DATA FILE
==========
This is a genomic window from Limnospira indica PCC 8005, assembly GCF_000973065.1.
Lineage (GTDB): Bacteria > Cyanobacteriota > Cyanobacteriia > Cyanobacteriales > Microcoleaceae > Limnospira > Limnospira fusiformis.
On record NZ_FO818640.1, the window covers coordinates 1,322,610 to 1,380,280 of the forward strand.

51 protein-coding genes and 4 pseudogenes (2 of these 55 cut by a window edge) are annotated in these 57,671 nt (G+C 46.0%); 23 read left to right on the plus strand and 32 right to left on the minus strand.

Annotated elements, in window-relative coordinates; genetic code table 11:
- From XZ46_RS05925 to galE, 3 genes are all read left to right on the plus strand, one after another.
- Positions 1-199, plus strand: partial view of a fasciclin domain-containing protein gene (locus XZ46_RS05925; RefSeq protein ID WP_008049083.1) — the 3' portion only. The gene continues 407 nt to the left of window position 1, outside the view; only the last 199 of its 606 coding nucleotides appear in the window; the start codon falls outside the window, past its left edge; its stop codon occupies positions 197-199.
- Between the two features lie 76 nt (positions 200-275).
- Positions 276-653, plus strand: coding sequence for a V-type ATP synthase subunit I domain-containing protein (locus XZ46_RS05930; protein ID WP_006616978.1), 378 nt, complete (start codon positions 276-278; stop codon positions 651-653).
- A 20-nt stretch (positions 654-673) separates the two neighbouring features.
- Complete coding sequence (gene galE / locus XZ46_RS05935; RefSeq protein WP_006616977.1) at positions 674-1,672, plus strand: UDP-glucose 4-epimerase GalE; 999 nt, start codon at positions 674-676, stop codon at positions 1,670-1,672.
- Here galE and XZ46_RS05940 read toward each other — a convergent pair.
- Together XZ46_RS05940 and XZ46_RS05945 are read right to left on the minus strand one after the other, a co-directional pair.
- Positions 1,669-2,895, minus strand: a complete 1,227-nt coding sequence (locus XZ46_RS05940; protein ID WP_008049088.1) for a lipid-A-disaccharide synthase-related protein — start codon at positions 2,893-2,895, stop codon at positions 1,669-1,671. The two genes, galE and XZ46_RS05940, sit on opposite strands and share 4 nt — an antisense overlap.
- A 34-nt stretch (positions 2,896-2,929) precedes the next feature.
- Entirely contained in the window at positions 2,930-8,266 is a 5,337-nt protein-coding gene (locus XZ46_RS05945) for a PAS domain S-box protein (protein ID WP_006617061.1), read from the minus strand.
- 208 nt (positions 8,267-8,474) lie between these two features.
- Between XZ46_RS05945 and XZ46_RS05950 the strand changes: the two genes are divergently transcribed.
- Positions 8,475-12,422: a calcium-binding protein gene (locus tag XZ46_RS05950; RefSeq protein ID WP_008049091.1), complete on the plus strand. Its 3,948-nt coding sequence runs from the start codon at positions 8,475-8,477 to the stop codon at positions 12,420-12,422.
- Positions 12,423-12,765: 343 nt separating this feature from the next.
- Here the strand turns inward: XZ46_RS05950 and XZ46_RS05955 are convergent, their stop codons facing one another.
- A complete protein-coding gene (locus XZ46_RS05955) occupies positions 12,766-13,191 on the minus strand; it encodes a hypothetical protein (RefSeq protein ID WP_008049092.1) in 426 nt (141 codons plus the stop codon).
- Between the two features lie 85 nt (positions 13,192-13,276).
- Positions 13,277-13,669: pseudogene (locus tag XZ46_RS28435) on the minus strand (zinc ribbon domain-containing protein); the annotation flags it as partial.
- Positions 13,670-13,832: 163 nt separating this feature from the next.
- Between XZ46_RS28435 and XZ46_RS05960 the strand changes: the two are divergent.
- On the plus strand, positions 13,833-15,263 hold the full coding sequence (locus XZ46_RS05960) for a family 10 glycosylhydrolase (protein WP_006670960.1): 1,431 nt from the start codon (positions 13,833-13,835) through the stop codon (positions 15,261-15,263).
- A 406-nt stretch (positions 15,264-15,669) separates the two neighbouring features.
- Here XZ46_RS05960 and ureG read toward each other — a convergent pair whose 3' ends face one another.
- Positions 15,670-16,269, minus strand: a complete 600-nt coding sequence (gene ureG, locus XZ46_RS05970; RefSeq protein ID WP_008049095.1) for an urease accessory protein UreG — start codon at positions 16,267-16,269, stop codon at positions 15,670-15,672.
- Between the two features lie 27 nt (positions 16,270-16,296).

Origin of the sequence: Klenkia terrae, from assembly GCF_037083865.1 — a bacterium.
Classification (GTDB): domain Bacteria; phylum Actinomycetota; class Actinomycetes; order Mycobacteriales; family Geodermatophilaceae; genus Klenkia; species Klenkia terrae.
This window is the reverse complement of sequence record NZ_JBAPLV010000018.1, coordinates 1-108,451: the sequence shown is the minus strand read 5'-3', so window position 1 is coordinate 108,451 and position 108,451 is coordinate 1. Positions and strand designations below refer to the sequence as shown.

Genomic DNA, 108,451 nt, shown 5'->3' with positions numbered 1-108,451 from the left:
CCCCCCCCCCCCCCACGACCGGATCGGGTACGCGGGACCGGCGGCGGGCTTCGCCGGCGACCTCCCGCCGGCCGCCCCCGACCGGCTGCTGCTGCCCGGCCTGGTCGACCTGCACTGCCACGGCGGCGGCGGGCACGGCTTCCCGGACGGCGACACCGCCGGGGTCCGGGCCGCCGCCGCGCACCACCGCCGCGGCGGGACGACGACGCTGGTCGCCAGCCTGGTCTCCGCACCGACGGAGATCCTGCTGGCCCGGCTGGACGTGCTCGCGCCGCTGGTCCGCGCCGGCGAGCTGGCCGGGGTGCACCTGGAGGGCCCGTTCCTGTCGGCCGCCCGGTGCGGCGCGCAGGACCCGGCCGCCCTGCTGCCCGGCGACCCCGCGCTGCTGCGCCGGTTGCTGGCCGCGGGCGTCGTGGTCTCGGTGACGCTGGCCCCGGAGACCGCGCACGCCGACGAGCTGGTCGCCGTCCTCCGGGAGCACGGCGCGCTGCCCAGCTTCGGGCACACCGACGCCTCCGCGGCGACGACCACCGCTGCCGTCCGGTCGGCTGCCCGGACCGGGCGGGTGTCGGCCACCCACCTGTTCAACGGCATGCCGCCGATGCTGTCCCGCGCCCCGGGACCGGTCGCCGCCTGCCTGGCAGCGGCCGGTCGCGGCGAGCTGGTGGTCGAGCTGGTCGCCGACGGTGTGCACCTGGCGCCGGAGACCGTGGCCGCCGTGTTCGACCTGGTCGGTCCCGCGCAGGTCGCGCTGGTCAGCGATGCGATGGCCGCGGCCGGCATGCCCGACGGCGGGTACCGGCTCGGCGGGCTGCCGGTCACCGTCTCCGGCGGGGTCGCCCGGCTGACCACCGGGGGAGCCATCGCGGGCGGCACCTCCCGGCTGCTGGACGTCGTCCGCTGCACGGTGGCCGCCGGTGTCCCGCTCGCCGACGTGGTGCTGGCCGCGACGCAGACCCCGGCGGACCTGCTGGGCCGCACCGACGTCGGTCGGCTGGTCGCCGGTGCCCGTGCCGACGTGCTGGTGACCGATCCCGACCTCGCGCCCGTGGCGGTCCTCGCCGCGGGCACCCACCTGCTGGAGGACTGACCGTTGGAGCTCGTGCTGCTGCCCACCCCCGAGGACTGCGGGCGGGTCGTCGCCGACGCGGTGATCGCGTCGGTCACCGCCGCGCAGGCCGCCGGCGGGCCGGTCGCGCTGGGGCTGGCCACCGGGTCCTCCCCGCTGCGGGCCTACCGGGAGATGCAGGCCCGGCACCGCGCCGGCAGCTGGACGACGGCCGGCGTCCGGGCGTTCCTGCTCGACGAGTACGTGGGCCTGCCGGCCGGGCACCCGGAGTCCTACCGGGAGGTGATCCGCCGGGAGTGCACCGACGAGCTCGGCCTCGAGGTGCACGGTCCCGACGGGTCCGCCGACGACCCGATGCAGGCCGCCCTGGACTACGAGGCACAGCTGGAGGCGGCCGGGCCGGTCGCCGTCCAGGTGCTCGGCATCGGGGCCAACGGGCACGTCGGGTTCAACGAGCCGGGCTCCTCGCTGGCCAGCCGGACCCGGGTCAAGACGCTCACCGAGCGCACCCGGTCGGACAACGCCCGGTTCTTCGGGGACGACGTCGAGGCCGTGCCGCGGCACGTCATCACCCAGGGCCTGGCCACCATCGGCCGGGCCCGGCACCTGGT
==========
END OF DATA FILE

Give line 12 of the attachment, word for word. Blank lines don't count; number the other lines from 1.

- Here galE and XZ46_RS05940 read toward each other — a convergent pair.